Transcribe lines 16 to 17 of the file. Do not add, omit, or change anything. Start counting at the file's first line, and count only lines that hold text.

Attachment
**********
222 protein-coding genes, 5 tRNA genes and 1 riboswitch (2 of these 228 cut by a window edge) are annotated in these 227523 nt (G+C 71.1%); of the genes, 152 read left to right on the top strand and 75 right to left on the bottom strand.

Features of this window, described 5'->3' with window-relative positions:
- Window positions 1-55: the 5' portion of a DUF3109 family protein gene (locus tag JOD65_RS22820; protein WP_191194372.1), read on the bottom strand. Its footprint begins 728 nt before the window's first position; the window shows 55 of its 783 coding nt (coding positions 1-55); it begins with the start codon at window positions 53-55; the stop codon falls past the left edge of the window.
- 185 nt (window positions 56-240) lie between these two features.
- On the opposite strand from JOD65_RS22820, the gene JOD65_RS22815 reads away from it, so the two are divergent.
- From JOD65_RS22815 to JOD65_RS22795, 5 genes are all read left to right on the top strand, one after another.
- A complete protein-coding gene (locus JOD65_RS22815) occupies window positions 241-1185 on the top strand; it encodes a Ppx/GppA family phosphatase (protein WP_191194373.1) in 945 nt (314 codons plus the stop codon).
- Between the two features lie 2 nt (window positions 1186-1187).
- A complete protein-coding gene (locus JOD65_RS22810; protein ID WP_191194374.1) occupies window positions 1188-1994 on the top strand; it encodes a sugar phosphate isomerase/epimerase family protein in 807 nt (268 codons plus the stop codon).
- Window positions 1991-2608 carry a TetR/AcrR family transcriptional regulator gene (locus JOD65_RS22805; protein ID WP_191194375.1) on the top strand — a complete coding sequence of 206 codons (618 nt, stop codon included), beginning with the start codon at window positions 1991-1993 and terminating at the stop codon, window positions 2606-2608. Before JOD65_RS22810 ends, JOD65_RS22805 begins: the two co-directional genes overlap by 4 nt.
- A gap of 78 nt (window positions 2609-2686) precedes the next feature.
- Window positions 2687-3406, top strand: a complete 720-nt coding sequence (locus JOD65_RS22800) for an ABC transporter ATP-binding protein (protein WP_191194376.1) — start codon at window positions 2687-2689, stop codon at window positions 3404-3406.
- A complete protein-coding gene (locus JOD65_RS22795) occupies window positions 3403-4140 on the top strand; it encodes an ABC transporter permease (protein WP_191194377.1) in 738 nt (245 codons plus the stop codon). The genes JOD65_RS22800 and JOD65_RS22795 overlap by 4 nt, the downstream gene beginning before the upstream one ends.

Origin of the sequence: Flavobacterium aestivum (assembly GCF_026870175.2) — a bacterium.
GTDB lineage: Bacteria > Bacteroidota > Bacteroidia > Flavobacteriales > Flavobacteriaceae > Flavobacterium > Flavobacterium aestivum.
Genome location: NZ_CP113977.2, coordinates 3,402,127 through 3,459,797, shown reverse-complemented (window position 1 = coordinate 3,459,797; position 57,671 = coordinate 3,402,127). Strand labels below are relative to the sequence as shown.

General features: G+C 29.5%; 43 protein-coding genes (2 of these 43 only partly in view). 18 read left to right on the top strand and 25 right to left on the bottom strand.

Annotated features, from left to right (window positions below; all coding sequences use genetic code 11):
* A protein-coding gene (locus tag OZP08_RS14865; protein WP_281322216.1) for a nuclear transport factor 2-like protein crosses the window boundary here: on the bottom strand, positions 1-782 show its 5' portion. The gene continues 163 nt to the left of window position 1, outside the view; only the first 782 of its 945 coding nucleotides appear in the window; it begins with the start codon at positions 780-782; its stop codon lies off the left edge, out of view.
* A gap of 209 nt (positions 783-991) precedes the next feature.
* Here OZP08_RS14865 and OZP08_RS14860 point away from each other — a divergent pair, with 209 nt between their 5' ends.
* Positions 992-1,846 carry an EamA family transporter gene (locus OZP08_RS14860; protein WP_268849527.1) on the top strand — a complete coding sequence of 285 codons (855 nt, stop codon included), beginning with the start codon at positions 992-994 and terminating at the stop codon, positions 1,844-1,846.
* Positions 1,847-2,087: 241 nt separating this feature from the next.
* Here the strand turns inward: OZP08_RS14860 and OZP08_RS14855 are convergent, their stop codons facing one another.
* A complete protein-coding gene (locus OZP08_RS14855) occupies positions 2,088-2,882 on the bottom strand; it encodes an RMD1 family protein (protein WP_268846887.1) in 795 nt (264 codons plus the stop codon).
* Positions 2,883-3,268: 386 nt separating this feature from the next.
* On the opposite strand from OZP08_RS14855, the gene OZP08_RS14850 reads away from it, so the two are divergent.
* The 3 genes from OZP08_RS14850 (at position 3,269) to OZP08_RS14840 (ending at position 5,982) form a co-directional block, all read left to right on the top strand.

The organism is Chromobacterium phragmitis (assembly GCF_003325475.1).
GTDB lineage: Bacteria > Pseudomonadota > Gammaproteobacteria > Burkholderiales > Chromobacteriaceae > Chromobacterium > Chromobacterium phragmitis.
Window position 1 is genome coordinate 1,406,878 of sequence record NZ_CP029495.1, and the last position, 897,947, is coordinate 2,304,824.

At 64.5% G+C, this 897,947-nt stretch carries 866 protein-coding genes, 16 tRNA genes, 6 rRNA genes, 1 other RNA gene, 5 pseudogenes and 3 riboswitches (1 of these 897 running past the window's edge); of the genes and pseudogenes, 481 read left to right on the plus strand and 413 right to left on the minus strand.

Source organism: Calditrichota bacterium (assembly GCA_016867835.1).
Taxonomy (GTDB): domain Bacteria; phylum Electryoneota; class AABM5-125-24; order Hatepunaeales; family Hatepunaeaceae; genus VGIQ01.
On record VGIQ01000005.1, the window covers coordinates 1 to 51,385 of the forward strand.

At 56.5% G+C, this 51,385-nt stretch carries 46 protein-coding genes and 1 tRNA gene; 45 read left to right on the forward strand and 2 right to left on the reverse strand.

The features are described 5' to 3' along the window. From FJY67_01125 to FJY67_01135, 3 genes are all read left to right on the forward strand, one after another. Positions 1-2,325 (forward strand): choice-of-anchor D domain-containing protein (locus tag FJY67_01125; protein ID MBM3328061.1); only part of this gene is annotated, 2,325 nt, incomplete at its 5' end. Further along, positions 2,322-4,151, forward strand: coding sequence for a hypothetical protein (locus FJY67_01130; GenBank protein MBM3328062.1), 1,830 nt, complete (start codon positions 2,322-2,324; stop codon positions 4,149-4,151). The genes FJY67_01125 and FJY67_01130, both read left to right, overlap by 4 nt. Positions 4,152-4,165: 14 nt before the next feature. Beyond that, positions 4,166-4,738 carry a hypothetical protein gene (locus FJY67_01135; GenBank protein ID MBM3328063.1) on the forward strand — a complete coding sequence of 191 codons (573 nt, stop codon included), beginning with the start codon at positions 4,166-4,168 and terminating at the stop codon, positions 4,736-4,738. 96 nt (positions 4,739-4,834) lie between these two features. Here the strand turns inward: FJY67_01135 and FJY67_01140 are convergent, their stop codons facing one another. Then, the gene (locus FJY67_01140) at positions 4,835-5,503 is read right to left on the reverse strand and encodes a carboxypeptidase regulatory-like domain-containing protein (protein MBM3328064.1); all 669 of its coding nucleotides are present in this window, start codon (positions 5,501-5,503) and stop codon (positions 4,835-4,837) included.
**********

Genome location: NZ_CP113977.2, coordinates 3,402,127 through 3,459,797, shown reverse-complemented (window position 1 = coordinate 3,459,797; position 57,671 = coordinate 3,402,127). Strand labels below are relative to the sequence as shown.

General features: G+C 29.5%; 43 protein-coding genes (2 of these 43 only partly in view). 18 read left to right on the top strand and 25 right to left on the bottom strand.